You’ll never walk alone – and neither will your patients. Celebrating World Microbiome Day

Posted on June 27, 2019 by Jan S. Suchodolski

When your client last fed their pet, did they realise they were also feeding several trillion bacteria living inside their pet’s gut? Luckily all those bugs don’t require as much individual love and attention as the animal they reside within, but it’s well worth paying attention to them as they have the potential to exert great influence on a pet’s health and wellbeing.

World Microbiome Day provides an excellent opportunity to focus on this fascinating topic. Awareness amongst the general public is growing, with the human microbiome an increasingly popular subject of discussion online, and in TV or radio programmes. In the world of research, things are also progressing. Studies of human skin have shown the skin microbiome to be quite different in certain skin diseases, compared with healthy skin. And whilst it may seem an obvious conclusion to think that the gut microbiome’s health impact would be only in the gastrointestinal (GI) system, this may not be the case – studies have proposed a connection to conditions as disparate as obesity and allergies through to mental health conditions

What do we know?

So, what do we already know about the microbiome of pets? Over the last few years, scientists at Mars Petcare’s WALTHAM Centre for Pet Nutrition have collaborated with specialist veterinary dentists to investigate the oral microbiome of cats and dogs, and have shown a pronounced difference between the bacterial communities in the mouths of pets and people. This has important ramifications for dealing with the bacteria involved in canine and feline periodontal disease. When it comes to the gut microbiome, we know that it changes during the early weeks of a puppy’s life. New research on this aspect – a collaboration between the National Veterinary School of Toulouse, Texas A&M University and Royal Canin, is being presented tomorrow at the European Veterinary Society for Small Animal Reproduction Congress. It’s also known that it varies between individuals and even within an individual (depending, for example, on the time of sampling and the location within the GI tract). Research has shown the composition can also be influenced by diet, antibiotics, GI disease, age, and other genetic and environmental factors.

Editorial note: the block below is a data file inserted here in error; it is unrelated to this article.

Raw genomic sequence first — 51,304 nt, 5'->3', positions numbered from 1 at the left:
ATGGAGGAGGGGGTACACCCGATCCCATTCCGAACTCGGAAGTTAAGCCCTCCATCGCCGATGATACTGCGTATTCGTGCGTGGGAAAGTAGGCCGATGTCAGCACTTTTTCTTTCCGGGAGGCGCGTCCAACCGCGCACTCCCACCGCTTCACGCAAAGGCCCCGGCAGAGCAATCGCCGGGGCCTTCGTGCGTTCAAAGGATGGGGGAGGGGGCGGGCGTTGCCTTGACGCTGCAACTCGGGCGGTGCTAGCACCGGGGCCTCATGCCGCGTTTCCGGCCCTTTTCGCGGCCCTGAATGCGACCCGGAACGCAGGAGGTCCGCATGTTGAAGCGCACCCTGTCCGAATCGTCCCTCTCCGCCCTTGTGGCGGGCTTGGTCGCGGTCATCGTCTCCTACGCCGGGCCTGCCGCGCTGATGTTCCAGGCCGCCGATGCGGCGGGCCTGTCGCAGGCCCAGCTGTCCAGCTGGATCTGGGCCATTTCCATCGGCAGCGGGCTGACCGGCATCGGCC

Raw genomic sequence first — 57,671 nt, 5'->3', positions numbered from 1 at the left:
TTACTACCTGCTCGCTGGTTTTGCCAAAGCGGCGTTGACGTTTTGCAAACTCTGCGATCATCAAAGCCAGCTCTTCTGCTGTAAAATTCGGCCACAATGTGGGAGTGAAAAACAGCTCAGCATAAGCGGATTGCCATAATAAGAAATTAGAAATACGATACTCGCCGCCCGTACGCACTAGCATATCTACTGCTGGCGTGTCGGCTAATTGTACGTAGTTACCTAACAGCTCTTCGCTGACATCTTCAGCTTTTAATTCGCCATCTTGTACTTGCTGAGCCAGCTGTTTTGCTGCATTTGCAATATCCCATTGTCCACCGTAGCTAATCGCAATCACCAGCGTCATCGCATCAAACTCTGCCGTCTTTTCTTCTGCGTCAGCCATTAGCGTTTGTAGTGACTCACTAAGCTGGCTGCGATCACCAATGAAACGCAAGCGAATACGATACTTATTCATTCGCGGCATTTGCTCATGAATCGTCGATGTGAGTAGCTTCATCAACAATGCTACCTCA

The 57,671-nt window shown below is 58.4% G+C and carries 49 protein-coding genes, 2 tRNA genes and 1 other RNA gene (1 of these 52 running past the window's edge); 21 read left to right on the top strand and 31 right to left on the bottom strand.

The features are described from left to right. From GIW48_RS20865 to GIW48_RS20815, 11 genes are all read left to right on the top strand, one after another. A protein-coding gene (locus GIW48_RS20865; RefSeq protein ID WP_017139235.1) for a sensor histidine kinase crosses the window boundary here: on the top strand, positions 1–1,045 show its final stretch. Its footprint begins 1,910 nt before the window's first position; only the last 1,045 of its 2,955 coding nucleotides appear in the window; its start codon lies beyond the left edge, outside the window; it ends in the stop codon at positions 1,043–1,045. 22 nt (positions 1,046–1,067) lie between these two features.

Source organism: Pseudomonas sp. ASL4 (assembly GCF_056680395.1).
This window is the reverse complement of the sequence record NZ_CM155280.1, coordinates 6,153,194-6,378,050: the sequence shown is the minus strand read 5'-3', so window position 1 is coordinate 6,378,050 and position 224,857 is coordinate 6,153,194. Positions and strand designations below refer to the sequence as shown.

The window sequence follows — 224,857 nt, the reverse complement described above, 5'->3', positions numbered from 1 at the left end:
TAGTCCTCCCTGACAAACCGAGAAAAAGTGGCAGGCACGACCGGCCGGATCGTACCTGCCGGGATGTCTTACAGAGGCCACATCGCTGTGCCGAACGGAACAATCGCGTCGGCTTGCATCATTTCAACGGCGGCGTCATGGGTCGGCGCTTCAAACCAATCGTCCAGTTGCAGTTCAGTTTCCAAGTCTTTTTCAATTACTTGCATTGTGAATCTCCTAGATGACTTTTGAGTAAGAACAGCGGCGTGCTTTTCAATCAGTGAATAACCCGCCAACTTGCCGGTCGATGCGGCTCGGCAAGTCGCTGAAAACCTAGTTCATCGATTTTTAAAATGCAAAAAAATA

Vets have, of course, known about the importance of the microbiome of pets for some time. Those working with hindgut fermenter species such as rabbits or horses – utterly reliant on their gut microbes to digest their food - have long been acutely aware of the issue of dysbiosis, as the problem can often be more obvious or severe in its presentation in these animals. In all species the challenge has been - and continues to be - determining exactly what’s gone awry with the microbiome and, importantly, how to put it right.

Key challenges

One key challenge for the veterinary profession is that the therapies prescribed to combat some conditions may actually cause detrimental changes to the various microbiomes of the body. Medicated shampoos and other topical treatments may disrupt the delicate balance of bacteria on the skin, whilst systemic antibiotics can resolve one problem but create another, through overgrowth of normally outcompeted or contained species filling the void left when beneficial species are killed. This puts increased pressure on the prescribing clinician to try to deal with – or better still, prevent – these deleterious alterations.

I believe this is an exciting time for microbiome research in pets. We must build on what we know whilst seeking solutions to the unanswered questions. If we do this, the potential to have a positive impact on pet health is huge.  As we determine how diet composition, antibiotics and other drug therapies, breed and disease affect or are affected by the microbiome, this information can be used to enhance diets, identify disease biomarkers and develop targeted disease therapies – shaping the future of veterinary care. I wish you, your clients, and your patients, a happy World Microbiome Day! 

BVA and Mars Petcare are working together to examine the links between pet nutrition and human behaviour and healthy body weight in pets. Mars Petcare wants to make a better world for pets, this partnership is an important step on that journey. 

Jan S. Suchodolski

Written by Jan S. Suchodolski

Associate Professor and Associate Director of the GI Lab

Jan S. Suchodolski graduated with a veterinary degree from the University of Veterinary Medicine in Vienna, Austria in 1997. After working for several years in a small animal specialty clinic he returned to academia and received his Dr. med. vet. degree from the University of Vienna, Austria in recognition for his research on potential diagnostic markers for canine gastric disease.

In 2005 Dr. Suchodolski received his PhD in Veterinary Microbiology from Texas A&M University for his work on molecular markers for the assessment of the intestinal microbiota. He is also board certified in immunology by the American College of Veterinary Microbiologists (ACVM). He currently serves as Associate Professor and Associate Director of the GI Lab.